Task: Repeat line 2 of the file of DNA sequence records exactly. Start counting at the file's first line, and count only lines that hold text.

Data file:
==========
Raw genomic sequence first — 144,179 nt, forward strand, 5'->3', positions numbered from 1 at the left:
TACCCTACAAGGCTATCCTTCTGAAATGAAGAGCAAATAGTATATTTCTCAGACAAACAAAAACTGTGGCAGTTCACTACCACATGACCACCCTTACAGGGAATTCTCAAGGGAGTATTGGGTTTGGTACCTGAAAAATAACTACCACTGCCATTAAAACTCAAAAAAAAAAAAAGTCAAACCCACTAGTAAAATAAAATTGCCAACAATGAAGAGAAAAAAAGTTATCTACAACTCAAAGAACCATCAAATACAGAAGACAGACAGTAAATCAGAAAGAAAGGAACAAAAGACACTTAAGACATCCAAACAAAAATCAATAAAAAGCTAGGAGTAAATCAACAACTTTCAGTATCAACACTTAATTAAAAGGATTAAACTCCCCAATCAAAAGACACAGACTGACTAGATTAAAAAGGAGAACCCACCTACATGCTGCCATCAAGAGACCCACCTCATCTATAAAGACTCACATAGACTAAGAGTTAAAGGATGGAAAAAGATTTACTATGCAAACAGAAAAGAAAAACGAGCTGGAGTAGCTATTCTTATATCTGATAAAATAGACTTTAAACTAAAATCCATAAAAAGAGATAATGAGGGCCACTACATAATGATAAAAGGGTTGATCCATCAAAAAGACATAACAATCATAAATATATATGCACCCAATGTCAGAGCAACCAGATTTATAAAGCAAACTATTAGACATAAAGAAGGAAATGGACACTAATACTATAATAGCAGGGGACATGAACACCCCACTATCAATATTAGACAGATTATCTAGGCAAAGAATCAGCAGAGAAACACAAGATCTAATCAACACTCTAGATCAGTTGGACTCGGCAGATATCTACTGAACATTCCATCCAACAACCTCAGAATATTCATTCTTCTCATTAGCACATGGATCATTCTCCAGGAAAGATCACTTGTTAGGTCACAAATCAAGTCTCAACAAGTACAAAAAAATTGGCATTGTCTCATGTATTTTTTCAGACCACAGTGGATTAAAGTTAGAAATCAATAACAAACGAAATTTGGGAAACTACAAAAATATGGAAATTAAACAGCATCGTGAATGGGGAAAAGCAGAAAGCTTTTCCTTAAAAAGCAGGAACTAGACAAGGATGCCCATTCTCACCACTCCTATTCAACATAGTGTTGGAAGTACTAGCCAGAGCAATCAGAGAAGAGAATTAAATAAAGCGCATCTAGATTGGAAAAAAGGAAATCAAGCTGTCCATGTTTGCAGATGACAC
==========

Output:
TACCCTACAAGGCTATCCTTCTGAAATGAAGAGCAAATAGTATATTTCTCAGACAAACAAAAACTGTGGCAGTTCACTACCACATGACCACCCTTACAGGGAATTCTCAAGGGAGTATTGGGTTTGGTACCTGAAAAATAACTACCACTGCCATTAAAACTCAAAAAAAAAAAAAGTCAAACCCACTAGTAAAATAAAATTGCCAACAATGAAGAGAAAAAAAGTTATCTACAACTCAAAGAACCATCAAATACAGAAGACAGACAGTAAATCAGAAAGAAAGGAACAAAAGACACTTAAGACATCCAAACAAAAATCAATAAAAAGCTAGGAGTAAATCAACAACTTTCAGTATCAACACTTAATTAAAAGGATTAAACTCCCCAATCAAAAGACACAGACTGACTAGATTAAAAAGGAGAACCCACCTACATGCTGCCATCAAGAGACCCACCTCATCTATAAAGACTCACATAGACTAAGAGTTAAAGGATGGAAAAAGATTTACTATGCAAACAGAAAAGAAAAACGAGCTGGAGTAGCTATTCTTATATCTGATAAAATAGACTTTAAACTAAAATCCATAAAAAGAGATAATGAGGGCCACTACATAATGATAAAAGGGTTGATCCATCAAAAAGACATAACAATCATAAATATATATGCACCCAATGTCAGAGCAACCAGATTTATAAAGCAAACTATTAGACATAAAGAAGGAAATGGACACTAATACTATAATAGCAGGGGACATGAACACCCCACTATCAATATTAGACAGATTATCTAGGCAAAGAATCAGCAGAGAAACACAAGATCTAATCAACACTCTAGATCAGTTGGACTCGGCAGATATCTACTGAACATTCCATCCAACAACCTCAGAATATTCATTCTTCTCATTAGCACATGGATCATTCTCCAGGAAAGATCACTTGTTAGGTCACAAATCAAGTCTCAACAAGTACAAAAAAATTGGCATTGTCTCATGTATTTTTTCAGACCACAGTGGATTAAAGTTAGAAATCAATAACAAACGAAATTTGGGAAACTACAAAAATATGGAAATTAAACAGCATCGTGAATGGGGAAAAGCAGAAAGCTTTTCCTTAAAAAGCAGGAACTAGACAAGGATGCCCATTCTCACCACTCCTATTCAACATAGTGTTGGAAGTACTAGCCAGAGCAATCAGAGAAGAGAATTAAATAAAGCGCATCTAGATTGGAAAAAAGGAAATCAAGCTGTCCATGTTTGCAGATGACAC